Regulating Bank Reputation Risk
Georgia Law Review, vol. 54, pp. 523-602 (2020).
83 Pages Posted: 25 Apr 2019 Last revised: 30 Mar 2020
Date Written: August 16, 2019
In the aftermath of a school shooting in Florida, the New York State bank regulator urged banks to manage the “reputation risk” posed by doing business with the National Rifle Association (a gun rights advocacy group). As part of Operation Choke Point, a federal regulator told banks to end relationships with payday lenders be-cause those activities posed “reputation risk.” Another federal regulator warns banks their reputations might be damaged by lending to oil and gas companies that are perceived to cause environmental harm. Reputation risk is the risk that bank stakeholders will negatively change their perception of the bank. It was almost unmentioned in banking regulation until the mid-1990s, but as these examples illustrate, it is now ubiquitous.
This Article surveys reputation risk guidance and enforcement efforts. It shows reputation risk regulation is usually an ancillary consideration to credit risk, operational risk, or other primary risk. In these instances, reputation risk adds little because regulators have strong tools to address the root problems. Sometimes, however, regulators justify guidance or enforcement primarily in terms of con-trolling reputation risk. Regulators use reputation risk to weigh in on hot-button political topics afield from bank safety and soundness like gun rights, payday lending, and fossil fuels. Because regulators believe reputation risk is present in every facet of banking, little prevents them from using it to address other controversies.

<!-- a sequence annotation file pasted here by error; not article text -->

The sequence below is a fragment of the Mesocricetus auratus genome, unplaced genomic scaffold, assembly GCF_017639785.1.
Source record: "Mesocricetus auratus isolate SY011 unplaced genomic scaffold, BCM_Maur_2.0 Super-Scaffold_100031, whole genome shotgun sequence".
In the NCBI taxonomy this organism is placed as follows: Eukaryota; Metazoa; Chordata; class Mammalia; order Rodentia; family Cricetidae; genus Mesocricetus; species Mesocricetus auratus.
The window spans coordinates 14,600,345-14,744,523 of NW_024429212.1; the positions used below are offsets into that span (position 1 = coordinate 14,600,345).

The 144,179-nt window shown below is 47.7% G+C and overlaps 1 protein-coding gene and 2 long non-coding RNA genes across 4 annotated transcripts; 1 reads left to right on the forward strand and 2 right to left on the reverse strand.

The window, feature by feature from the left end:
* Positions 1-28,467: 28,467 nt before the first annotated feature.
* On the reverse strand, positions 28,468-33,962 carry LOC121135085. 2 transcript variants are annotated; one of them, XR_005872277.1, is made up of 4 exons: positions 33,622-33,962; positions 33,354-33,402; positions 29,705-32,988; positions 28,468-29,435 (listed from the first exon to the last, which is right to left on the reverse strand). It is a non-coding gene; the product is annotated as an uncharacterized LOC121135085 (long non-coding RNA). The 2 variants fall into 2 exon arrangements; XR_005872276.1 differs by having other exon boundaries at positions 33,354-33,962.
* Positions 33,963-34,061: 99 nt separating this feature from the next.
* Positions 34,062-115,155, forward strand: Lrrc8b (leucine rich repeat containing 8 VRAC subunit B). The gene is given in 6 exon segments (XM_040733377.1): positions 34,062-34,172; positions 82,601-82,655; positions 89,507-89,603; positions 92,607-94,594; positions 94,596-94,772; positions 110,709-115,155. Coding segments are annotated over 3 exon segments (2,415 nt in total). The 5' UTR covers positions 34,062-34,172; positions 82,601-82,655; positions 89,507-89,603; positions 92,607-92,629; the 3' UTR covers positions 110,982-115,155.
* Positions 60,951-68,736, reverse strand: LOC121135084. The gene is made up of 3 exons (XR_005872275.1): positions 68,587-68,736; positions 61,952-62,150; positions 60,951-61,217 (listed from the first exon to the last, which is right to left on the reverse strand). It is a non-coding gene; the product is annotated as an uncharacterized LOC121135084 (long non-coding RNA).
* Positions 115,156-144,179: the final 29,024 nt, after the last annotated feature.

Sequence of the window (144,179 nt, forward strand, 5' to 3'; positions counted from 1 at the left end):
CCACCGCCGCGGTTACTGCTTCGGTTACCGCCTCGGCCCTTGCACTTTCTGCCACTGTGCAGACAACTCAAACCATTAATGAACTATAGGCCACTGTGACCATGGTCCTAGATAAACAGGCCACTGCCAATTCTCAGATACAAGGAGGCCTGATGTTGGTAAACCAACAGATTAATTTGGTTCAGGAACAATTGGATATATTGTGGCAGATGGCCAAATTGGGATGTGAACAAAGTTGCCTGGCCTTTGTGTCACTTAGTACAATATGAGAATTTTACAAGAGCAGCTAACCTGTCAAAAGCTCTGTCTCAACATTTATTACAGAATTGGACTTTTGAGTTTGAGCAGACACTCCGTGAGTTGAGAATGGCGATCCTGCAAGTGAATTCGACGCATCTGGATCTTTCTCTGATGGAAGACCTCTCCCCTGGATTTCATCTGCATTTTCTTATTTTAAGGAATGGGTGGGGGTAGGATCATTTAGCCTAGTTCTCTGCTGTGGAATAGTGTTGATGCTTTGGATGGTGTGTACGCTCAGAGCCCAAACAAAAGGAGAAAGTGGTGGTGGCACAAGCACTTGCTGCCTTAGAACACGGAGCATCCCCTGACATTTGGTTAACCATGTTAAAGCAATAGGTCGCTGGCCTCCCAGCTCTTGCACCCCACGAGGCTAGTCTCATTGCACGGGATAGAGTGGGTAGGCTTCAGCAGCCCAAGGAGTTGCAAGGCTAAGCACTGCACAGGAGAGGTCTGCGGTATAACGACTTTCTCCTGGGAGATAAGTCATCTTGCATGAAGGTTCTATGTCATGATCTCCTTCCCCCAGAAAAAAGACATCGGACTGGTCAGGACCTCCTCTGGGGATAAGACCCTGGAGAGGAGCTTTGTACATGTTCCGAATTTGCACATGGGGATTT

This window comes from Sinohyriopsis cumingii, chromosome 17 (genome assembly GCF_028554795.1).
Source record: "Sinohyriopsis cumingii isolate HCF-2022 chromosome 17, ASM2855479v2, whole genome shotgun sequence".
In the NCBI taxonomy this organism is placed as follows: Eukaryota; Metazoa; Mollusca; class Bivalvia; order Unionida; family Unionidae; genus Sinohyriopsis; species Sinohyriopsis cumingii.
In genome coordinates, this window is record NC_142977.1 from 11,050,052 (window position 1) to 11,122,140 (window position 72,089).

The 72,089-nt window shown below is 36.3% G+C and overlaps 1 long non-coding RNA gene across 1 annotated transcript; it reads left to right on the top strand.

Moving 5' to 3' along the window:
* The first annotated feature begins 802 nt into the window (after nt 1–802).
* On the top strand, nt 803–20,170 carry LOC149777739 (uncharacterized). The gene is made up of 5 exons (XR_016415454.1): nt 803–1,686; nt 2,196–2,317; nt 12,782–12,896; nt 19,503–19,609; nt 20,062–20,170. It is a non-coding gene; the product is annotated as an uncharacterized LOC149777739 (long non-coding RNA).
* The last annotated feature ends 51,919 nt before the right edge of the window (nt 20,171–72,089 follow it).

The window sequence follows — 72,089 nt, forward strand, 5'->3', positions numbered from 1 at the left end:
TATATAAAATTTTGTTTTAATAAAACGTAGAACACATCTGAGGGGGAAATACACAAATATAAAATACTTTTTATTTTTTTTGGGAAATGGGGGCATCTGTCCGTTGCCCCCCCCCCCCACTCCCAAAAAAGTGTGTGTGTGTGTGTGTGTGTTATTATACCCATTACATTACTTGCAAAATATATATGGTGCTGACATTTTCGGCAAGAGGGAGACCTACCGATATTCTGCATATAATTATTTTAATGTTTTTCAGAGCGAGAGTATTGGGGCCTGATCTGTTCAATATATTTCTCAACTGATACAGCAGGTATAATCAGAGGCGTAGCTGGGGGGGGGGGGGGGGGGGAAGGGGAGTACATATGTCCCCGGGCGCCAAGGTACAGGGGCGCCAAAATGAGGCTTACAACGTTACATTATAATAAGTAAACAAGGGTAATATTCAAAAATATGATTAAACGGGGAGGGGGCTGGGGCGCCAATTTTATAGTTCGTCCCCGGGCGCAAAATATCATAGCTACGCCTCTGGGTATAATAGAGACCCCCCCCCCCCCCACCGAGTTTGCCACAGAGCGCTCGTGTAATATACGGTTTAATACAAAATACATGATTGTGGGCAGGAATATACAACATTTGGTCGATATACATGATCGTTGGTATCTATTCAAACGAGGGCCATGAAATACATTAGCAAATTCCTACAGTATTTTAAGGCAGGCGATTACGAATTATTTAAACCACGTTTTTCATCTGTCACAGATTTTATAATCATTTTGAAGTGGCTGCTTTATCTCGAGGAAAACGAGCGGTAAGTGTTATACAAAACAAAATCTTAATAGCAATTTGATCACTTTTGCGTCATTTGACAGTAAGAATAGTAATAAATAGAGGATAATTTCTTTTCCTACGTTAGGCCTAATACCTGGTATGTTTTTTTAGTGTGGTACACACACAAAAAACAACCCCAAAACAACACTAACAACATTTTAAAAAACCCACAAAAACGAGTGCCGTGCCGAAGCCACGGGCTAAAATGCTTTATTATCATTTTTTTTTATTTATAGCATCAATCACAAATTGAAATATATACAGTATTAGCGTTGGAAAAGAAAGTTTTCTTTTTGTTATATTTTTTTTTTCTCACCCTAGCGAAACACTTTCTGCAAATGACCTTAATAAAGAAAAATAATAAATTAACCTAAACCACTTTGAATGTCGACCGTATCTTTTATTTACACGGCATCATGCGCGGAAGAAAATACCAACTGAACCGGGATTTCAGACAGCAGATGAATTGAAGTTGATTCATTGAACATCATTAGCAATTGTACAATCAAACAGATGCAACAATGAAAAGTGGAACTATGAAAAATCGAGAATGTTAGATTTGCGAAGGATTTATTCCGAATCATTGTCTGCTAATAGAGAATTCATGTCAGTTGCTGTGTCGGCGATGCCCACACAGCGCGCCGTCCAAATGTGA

This Article argues expansive regulation of reputation risk is harmful. There is little evidence that regulators can accurately predict and prevent bank reputational losses. Moreover, because reputation risk is largely subjective, regulators can use it to further political agendas apart from bank safety and soundness. Unnecessary politicization of banking regulation undermines faith in the regulatory system and correspondingly erodes trust in banks.
Keywords: reputation, risk, bank, regulation, FDIC, NCUA, OCC, Federal Reserve, guns, fossil fuels, payday loans
JEL Classification: K20, K23
Suggested Citation: Suggested Citation